POETRY BY POETS WITH DEMENTIA
Volume 1: Love, Life, Loss: A roller-coaster of poetry
by Kate Swaffer (2012)
In this book, Swaffer writes on all sorts of topics, not just dementia. Each of the 83 poems is only short, some spanning just 2 lines. I love that this book is written by a woman with dementia, but dementia does not dominate. It is a simple reminder that life after a diagnosis of dementia can be rich and diverse. Below, I have copied one of my favourite poems from this collection:
Do what you have to do
To rip off the peel
Then get on an enjoy
Foreword by Ioana Petrescu (Poet, and Swaffer’s university lecturer)
Volume 2: Days with Dementia
by Kate Swaffer (2016)
In this book of poems Swaffer delves deeper into life beyond dementia. As the title suggests, the poems explore the broad spectrum of experiences of living with dementia: from love, to life, to loss. I read this poetry book after reading 'What the Hell Happened to my Brain?' by the same author, so can see many overlapping themes throughout. For example, Swaffer writes of the value of her connection with others through her blog and advocacy work (see 'My imaginary friends'), once again challenges the language we use to talk about dementia (see 'Vacant Dements?') and recounts one experience of receiving poor healthcare which she attributes to the disclosure of her dementia diagnosis (see 'Less than human'). These are just a few of the important messages Kate shares through her poetry.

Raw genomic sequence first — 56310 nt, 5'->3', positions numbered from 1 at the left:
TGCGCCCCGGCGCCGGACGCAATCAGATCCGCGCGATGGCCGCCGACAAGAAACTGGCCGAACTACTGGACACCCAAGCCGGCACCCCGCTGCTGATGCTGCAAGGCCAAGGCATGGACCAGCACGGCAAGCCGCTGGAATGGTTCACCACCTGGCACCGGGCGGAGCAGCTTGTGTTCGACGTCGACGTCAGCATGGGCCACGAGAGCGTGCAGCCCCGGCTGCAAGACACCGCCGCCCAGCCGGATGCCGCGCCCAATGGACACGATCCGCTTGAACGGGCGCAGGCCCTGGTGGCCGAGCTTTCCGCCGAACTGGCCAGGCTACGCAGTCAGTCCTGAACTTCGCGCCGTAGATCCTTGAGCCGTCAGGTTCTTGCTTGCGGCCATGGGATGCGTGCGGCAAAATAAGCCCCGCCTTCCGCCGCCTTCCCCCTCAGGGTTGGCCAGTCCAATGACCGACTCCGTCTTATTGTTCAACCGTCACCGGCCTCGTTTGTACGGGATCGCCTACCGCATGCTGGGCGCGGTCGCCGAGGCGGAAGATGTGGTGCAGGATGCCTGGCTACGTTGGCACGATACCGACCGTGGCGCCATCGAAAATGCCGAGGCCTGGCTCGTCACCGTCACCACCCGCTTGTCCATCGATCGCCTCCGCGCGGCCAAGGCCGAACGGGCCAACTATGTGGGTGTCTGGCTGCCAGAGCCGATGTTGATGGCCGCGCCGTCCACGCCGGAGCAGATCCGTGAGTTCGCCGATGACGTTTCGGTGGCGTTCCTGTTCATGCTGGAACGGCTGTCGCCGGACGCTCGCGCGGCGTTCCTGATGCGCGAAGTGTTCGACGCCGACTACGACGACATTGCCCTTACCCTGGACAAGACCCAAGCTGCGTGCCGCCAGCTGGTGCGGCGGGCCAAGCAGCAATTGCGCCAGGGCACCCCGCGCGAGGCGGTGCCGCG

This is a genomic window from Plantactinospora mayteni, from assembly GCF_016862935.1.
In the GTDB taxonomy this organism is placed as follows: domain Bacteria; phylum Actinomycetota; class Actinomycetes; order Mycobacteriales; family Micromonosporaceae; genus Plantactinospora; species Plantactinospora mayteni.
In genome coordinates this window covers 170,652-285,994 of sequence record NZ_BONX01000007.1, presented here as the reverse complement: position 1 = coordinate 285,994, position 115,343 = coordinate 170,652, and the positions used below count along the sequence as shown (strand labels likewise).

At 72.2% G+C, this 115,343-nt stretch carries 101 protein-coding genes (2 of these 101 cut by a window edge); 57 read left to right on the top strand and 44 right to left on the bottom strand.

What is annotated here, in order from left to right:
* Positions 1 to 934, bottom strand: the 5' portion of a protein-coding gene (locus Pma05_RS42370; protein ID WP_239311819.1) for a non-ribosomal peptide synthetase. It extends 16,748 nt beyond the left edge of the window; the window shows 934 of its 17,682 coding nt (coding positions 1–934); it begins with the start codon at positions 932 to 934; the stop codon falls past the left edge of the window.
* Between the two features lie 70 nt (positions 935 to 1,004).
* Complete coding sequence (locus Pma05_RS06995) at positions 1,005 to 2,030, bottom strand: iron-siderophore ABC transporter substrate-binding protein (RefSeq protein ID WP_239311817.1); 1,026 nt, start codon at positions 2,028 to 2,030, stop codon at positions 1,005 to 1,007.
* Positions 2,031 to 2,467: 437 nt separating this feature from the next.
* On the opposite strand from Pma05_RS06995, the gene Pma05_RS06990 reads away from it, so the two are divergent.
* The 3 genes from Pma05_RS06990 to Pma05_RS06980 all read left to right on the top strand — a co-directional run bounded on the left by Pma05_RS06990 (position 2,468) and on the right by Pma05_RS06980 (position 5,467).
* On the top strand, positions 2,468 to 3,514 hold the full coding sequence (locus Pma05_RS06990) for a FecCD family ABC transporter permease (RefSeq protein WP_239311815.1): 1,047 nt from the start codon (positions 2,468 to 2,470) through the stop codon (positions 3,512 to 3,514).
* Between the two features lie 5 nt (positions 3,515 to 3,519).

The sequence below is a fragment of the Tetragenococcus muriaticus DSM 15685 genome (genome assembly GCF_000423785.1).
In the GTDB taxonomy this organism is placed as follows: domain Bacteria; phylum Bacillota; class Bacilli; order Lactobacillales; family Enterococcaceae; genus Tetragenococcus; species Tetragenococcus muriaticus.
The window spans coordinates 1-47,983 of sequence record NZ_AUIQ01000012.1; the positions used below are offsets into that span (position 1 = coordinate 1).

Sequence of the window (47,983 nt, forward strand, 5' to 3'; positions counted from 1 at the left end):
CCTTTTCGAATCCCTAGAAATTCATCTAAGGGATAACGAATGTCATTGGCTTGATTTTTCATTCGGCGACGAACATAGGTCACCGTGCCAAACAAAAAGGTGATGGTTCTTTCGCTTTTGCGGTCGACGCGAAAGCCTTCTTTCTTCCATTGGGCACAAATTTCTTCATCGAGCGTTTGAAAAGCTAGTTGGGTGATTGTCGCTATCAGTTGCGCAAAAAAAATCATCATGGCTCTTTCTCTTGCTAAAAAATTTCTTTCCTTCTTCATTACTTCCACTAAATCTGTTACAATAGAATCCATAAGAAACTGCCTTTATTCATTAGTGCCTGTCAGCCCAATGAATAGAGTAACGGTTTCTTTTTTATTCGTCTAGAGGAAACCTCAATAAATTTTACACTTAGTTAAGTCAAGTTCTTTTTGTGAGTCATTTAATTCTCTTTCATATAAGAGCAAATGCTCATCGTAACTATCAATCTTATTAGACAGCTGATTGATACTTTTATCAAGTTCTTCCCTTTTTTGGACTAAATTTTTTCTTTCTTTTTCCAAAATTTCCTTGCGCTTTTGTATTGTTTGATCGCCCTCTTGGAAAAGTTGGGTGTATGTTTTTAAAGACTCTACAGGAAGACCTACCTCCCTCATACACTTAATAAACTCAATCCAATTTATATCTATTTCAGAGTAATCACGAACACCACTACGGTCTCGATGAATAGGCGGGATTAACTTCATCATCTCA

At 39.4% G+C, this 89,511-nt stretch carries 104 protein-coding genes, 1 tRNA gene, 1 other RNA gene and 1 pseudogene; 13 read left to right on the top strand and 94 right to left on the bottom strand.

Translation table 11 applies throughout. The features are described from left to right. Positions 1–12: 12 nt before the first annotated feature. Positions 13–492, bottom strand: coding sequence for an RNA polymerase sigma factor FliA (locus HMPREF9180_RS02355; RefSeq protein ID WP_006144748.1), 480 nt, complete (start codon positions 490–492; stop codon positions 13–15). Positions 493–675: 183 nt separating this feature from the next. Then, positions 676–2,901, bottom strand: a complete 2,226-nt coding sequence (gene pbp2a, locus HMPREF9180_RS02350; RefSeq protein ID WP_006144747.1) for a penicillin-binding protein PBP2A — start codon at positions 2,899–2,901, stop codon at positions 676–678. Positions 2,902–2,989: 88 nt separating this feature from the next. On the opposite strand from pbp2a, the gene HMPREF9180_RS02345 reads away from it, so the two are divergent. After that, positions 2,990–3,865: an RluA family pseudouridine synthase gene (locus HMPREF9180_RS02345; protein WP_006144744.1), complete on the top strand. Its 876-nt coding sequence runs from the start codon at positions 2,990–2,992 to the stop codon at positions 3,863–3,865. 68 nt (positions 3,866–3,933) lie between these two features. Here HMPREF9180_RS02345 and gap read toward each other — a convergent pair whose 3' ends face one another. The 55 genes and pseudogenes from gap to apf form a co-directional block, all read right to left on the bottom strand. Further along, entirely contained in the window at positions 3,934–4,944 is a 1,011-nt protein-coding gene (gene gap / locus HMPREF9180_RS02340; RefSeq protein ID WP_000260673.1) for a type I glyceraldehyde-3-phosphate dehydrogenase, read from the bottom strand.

Foreword by Amelia Walker, PhD
The first volume can be purchased by contacting Kate Swaffer directly, and volume 2 can be purchased through Ginninderra Press, or through The Book Depository. See 'What the hell happened to my brain?' in the ‘Books by authors with dementia’ tab for further author details.
The Things Between Us
Living Words: Anthology 1
Multiple contributors (2014)
The introduction to this book is written by Susanna Howard, founder of UK-based art and literature organisation, Living Words. She describes her work, started in 2007, in which she visits care homes, nursing homes, hospitals, community and arts centres, and leads residents and community members through a 5-stage program of creation. The therapeutic benefit of creative expression is also discussed in the introduction. This cannot be underestimated.
This book comprises a collection of words and poems of people experiencing dementia, who are living in UK care homes. The poets share their insights on themes of thinking, boredom, time, ageing, people, home, memory, death, life and speaking.
Unfortunately, the names of the authors and contextual information about them is not offered. On this, Howard writes:
“For a variety of reasons the names of the contributors are not included in this publication — their words have to speak for them. As you dip in and out of these words I invite you to take a moment to give them acknowledgement and thanks.” (p. xvii)
This is a lovely collection of simple poems with powerful messages.
Sweet and simple line drawings appear throughout, by illustrator Julia Miranda.
Forewords by Linda Bellingham OBE and Professor Paul M. Camic
Living Words is a registered charity that continues to do amazing work in this space, through a myriad of creative outputs. I recommend you check out their website.
Please feel free to contact me with recommendations! I am always looking for new books to add to the collection!
Reviews to come...